GLENCORE was dragged into a worsening dispute between two Russian oligarchs yesterday, as aluminium producer Rusal announced that its former chairman is to take legal action against the company and the commodities trader over a $47bn supply contract.
Viktor Vekselberg quit as Rusal’s chairman three weeks ago and has since notified Glencore and his former colleagues, who include rival oligarch Oleg Deripaska, that he has filed a suit against them in London via his investment vehicle Sual Partners, which own 16 per cent of Rusal. Deripaska, chief executive of Rusal, owns 47 per cent of the miner.
The dispute could prove a messy inconvenience for Glencore, which had signed contracts to market more of Rusal’s aluminium.
Hong Kong-listed Rusal said: “Sual alleges... that certain contracts between the company and Glencore were entered into (or are to be entered into) in breach of the shareholder arrangements.” The former chairman is seeking damages and the cancellation of the contracts.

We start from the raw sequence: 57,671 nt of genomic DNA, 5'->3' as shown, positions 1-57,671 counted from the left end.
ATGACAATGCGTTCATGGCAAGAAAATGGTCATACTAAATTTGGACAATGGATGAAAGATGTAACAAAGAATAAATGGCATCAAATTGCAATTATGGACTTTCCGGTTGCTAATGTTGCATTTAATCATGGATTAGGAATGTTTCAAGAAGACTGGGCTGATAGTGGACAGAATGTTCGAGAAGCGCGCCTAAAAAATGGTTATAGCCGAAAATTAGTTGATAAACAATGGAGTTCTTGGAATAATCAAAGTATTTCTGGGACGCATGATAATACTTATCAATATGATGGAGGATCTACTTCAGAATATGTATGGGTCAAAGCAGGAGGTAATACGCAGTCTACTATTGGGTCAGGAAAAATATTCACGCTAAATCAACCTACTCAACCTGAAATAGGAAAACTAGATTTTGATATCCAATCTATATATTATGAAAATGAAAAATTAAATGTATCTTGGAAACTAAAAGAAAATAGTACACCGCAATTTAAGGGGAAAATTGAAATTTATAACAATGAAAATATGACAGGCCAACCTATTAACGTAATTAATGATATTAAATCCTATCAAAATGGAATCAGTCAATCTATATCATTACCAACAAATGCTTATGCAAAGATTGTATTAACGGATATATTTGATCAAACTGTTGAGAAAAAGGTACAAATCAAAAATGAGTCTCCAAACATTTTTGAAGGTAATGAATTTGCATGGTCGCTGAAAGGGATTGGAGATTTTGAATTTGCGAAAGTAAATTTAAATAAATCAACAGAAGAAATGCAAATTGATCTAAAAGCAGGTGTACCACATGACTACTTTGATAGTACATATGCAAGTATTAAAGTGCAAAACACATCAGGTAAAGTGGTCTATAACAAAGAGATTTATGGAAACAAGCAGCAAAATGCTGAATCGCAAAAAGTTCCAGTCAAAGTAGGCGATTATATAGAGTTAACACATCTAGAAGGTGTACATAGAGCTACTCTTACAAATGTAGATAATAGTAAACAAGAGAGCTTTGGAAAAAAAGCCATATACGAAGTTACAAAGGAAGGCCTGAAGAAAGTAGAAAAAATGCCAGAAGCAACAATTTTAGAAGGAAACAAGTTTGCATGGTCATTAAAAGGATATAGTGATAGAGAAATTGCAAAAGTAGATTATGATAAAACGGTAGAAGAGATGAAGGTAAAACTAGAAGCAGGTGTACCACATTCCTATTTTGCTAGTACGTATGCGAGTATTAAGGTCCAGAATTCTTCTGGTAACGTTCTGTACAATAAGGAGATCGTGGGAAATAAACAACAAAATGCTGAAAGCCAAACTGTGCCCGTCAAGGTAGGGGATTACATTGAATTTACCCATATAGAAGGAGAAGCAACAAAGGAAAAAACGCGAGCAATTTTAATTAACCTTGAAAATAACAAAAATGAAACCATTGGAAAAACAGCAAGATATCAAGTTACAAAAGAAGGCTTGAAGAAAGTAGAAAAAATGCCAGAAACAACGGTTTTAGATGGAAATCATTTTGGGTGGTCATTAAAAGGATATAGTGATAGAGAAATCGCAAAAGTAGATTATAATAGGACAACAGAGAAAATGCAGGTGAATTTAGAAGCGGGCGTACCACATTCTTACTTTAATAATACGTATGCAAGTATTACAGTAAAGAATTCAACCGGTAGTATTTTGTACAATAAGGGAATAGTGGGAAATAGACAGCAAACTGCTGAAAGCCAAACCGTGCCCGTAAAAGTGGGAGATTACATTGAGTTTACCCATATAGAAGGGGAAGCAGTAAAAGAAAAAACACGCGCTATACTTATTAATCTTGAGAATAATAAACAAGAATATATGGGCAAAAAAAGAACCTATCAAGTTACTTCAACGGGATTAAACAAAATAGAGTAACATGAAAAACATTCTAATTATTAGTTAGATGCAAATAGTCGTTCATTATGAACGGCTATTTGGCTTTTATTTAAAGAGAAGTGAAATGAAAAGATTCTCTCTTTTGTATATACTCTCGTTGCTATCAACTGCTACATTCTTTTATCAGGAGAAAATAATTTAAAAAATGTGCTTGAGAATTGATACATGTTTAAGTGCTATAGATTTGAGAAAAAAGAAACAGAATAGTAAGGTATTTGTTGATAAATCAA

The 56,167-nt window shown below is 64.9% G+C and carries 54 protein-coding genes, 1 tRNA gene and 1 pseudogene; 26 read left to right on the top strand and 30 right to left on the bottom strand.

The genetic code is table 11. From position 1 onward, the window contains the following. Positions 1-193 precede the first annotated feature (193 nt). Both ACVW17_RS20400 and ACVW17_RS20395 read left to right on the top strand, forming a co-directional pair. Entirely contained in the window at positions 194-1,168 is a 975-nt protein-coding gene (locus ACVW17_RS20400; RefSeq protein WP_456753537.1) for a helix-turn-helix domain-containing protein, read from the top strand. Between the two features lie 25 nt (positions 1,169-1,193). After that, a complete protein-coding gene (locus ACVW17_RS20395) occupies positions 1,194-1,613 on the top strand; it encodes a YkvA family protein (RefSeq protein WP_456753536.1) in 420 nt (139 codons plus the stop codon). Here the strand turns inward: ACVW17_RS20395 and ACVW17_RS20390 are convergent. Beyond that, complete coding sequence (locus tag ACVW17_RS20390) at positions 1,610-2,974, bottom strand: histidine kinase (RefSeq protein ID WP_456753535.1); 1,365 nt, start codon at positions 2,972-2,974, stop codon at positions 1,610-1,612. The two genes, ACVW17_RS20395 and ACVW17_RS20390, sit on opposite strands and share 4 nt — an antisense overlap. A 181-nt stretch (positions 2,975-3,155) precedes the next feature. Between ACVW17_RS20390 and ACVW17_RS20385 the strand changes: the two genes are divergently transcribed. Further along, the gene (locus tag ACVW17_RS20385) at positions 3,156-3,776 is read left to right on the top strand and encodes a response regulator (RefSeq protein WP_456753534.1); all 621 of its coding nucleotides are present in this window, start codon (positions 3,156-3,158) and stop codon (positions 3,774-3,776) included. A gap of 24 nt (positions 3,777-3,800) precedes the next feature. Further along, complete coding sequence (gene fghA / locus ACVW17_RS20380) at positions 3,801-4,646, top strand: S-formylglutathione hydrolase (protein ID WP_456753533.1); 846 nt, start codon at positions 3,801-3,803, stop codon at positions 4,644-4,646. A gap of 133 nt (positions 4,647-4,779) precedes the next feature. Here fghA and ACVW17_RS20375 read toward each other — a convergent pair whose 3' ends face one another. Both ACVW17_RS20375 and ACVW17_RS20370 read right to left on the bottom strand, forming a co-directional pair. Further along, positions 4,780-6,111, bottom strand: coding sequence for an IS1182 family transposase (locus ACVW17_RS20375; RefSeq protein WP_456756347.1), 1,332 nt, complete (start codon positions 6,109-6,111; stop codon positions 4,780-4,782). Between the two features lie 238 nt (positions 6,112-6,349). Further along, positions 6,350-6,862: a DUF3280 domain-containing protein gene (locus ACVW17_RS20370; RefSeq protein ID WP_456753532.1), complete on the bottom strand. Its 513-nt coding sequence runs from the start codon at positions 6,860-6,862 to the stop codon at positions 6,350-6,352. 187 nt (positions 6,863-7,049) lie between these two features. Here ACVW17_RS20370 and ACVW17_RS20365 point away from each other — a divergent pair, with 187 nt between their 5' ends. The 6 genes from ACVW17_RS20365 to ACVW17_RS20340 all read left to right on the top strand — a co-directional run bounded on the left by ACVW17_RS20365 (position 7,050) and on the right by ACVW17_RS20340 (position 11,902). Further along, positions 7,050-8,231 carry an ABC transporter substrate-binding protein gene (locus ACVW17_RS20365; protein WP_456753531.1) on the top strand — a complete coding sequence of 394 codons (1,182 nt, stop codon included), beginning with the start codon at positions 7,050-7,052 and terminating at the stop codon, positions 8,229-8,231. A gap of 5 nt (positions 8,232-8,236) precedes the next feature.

But one industry insider, who called the move “highly unusual”, suggested that the suit is an attempt to “shine a light on Deripaska’s management” more broadly.
Vekselberg quit citing a “crisis” at Rusal that he blames on his rival’s decision to hold onto a 25 per cent stake in Russian nickel producer Norilsk Nickel, on which Rusal is reportedly nursing a $5bn loss. Norilsk had offered to buy back the stake, a deal Vekselberg supported, but Deripaska blocked. The Norilsk stake had been seen as a precursor to creating “a Russian BHP Billiton” – a global, diversified miner – but that ambition has failed to materialise.